Todd Schofield’s unusual title is a reflection of the key role mobile commerce plays at financial services provider Standard Chartered Bank, an international operator of 1,800 branches on six continents.

“It came from our CIO’s vision of what’s really the future of banking, how a smartphone or tablet could equip and enable our staff and our customers on the go without booting up,” says Schofield. “In customer-facing uses, we knew we could serve them much better.”

For example, Standard Chartered offers many hundreds of investment funds, and apps help relationship managers examine funds and filter by currency exchange rates in real time from the bank’s own back-end systems.

Across a 3G connection, Scofield says, “you can say ‘I really want property, and I really want it to be in USD,’ and easy to surface information arrives with details and fact sheets built in.”

It’s part elegance of design and part immediacy, both of which Apple itself came to promote once Standard Chartered’s apps were in use. One iPad app built for Standard Chartered’s board of directors was so successful that it’s been commercialized and sells at the App Store.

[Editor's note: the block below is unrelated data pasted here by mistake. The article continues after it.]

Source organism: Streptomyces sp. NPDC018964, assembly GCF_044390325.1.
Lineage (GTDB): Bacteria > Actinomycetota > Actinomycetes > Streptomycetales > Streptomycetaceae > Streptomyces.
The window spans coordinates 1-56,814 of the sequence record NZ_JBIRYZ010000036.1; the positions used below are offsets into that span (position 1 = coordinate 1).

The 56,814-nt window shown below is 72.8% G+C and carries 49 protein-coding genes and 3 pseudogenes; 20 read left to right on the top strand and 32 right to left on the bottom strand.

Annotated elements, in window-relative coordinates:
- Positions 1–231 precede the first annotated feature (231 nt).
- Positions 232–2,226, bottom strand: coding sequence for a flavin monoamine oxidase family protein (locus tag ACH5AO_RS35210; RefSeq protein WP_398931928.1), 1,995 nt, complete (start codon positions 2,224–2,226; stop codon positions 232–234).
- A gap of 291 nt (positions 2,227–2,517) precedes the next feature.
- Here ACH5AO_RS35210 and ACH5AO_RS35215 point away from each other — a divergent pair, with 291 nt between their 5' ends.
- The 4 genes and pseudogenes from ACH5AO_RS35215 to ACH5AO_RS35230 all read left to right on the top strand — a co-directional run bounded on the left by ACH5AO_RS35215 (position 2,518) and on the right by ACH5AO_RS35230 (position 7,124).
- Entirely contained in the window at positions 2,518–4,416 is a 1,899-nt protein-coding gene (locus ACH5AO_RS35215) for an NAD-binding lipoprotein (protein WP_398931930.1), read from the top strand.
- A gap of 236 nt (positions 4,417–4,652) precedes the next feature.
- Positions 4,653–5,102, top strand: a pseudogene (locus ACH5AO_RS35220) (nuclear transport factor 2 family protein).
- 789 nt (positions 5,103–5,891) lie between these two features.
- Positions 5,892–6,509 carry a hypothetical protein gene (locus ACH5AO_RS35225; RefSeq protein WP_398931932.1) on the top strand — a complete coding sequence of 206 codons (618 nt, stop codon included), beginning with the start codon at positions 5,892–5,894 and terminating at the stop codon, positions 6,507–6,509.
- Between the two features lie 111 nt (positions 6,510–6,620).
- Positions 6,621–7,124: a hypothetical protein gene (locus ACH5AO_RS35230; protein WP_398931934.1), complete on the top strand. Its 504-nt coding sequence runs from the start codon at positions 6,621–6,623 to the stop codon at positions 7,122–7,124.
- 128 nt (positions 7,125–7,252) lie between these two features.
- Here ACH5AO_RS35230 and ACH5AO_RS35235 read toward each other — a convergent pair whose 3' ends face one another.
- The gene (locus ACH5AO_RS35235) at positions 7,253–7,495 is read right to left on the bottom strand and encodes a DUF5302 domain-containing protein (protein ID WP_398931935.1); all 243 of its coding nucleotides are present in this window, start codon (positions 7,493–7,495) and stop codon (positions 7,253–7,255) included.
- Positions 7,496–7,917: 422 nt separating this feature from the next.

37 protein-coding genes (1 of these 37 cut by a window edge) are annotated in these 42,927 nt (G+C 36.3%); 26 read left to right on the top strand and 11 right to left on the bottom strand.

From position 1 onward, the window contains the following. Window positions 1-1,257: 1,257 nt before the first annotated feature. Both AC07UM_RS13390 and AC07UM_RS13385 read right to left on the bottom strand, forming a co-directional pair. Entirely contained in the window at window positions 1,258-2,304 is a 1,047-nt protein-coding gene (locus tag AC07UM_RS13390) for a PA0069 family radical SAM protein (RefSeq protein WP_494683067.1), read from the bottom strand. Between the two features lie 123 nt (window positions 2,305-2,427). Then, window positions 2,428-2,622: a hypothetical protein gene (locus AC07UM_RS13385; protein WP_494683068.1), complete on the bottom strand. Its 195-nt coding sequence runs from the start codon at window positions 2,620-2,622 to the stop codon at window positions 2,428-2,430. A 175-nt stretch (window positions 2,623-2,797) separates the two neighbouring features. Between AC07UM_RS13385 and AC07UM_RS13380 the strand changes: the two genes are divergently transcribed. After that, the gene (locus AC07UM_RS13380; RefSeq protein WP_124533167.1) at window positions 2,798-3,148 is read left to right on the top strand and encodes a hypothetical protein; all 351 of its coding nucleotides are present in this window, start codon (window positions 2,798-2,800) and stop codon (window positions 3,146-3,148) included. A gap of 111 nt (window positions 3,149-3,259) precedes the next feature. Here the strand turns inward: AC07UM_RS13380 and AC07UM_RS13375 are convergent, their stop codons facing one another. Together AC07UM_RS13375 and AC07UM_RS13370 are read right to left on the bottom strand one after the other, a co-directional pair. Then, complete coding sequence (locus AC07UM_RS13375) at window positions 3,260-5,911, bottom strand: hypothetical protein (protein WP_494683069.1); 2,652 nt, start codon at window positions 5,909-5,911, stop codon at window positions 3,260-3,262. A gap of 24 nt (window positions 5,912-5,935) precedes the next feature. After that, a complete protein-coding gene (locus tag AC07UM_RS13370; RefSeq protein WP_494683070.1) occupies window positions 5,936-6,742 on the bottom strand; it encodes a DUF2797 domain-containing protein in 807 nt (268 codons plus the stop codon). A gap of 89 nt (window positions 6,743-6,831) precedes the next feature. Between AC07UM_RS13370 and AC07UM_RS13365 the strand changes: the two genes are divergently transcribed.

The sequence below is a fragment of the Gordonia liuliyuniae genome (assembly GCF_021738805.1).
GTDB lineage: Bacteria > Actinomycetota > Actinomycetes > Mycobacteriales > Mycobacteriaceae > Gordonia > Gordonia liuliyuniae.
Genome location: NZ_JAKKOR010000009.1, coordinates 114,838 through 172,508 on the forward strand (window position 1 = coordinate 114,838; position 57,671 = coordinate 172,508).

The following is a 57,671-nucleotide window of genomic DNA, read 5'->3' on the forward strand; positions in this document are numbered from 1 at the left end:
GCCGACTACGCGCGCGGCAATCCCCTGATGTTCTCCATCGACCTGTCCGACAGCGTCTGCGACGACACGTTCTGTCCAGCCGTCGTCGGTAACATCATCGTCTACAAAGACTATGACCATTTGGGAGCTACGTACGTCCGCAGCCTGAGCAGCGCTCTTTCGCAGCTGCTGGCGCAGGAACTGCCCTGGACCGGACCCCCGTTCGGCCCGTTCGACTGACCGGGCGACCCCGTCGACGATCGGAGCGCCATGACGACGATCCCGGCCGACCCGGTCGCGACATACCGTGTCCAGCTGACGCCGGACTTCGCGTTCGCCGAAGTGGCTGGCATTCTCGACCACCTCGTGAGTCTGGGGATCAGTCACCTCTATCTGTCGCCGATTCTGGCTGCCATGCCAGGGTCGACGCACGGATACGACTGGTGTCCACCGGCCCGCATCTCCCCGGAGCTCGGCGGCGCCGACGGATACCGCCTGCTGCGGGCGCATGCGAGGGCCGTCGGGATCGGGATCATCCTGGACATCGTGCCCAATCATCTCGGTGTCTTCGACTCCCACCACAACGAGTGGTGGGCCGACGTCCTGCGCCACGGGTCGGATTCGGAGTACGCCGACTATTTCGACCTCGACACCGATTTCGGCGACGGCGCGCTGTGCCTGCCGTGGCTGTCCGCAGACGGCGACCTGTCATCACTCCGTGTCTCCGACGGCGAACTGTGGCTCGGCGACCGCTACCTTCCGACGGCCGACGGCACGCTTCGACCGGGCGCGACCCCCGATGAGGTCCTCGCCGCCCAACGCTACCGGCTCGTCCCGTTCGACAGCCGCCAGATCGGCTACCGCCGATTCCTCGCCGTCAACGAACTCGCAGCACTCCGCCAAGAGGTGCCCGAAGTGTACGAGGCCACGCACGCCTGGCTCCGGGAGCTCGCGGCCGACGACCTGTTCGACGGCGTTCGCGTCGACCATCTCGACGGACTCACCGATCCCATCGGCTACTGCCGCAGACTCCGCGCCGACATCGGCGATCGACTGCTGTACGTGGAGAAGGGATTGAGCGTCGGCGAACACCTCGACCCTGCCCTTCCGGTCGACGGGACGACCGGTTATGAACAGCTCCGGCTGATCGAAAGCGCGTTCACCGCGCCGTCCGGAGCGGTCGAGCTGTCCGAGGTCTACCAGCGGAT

“We use the word ‘friction’ a lot, and in customer interaction, we want low friction,” Schofield says. It’s a combination of user utility and low latency that makes even older generation iPhones now feel “painfully slow” to his sales and customer community.

Standard Chartered has built about a dozen apps for staff and another six for customers to access their decision history. It’s both changed and facilitated an existing process. “It’s a couple seconds to on-the-spot accurate detail that bring better engagement either with a customer or with an employee on the job.”

Quotable: “It allows us to be able to have a structured conversation that is assisted by something that the bank employee or the customer can touch and say ‘I kind of like this here, this is my risk tolerance.’ That customer is going to be more engaged, more likely to open an account, more likely to take on more products. We’re not using it in a ‘let’s just sell as much as we can to whoever we can' way. It’s about making the right fit.”

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